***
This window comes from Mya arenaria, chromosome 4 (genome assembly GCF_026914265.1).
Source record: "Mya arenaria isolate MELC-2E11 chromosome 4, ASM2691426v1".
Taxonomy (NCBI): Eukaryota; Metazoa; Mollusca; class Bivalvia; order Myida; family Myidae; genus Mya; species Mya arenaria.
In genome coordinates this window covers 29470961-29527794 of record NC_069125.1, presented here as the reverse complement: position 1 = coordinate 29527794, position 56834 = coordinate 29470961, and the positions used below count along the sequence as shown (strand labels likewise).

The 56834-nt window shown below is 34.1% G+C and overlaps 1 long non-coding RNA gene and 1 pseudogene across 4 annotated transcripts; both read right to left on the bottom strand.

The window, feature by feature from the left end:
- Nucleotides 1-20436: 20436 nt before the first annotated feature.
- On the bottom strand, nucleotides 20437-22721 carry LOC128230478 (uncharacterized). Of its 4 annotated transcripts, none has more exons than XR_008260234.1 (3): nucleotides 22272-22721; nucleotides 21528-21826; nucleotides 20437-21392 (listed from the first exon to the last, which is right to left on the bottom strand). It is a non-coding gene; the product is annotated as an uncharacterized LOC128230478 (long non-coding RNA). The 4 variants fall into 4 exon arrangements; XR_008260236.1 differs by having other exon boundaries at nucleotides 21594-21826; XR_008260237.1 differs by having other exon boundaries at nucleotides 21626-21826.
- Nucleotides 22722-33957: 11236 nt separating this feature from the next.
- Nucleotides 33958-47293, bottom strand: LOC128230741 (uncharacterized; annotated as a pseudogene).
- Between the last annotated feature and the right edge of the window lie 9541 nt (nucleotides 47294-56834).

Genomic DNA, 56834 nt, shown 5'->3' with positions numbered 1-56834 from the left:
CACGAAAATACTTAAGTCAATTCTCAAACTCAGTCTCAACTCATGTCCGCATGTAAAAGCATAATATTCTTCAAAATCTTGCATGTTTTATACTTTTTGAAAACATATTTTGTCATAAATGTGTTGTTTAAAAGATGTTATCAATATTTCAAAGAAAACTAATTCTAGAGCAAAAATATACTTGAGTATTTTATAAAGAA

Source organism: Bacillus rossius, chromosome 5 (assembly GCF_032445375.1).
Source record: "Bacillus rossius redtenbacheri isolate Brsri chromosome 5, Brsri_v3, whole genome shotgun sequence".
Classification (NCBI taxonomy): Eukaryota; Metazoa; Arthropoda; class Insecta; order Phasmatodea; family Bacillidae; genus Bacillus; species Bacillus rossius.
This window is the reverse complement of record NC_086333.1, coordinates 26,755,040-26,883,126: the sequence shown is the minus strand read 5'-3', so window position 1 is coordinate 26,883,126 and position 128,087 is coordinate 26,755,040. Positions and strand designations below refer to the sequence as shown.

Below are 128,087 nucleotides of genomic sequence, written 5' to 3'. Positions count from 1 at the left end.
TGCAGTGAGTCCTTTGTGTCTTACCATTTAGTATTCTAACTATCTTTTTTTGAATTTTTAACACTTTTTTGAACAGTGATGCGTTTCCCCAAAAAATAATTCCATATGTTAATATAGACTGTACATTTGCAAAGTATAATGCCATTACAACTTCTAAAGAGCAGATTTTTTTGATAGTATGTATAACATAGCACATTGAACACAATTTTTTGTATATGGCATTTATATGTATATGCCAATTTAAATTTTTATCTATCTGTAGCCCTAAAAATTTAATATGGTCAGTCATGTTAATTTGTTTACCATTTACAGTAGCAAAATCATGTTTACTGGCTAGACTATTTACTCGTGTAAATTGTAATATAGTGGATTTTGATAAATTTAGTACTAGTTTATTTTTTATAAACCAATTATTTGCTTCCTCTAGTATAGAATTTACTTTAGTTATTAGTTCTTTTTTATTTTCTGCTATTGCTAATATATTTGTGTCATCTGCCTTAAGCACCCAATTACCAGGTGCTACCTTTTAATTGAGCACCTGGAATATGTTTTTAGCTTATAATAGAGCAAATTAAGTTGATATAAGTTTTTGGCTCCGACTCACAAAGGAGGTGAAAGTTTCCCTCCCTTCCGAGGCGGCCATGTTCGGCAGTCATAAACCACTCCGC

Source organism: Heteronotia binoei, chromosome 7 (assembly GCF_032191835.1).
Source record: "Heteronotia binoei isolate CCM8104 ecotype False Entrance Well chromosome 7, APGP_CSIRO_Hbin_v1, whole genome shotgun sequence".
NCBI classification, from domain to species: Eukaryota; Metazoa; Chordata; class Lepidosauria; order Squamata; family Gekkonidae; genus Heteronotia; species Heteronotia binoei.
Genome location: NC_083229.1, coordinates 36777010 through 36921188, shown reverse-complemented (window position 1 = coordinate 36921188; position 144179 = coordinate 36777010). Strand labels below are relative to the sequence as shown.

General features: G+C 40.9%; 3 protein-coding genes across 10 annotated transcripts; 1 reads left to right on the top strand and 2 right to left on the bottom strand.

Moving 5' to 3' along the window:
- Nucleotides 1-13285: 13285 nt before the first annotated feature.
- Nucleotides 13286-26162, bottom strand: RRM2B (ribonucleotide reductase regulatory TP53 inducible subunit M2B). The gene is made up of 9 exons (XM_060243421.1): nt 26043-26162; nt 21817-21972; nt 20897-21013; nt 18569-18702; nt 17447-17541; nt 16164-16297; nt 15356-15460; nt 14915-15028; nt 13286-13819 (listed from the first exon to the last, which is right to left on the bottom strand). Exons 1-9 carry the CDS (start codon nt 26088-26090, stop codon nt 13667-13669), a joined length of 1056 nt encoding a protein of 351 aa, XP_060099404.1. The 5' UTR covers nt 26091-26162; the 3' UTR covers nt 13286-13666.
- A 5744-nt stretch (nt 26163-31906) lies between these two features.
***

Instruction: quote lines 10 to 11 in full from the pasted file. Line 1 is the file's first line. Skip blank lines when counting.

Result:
- Nucleotides 33958-47293, bottom strand: LOC128230741 (uncharacterized; annotated as a pseudogene).
- Between the last annotated feature and the right edge of the window lie 9541 nt (nucleotides 47294-56834).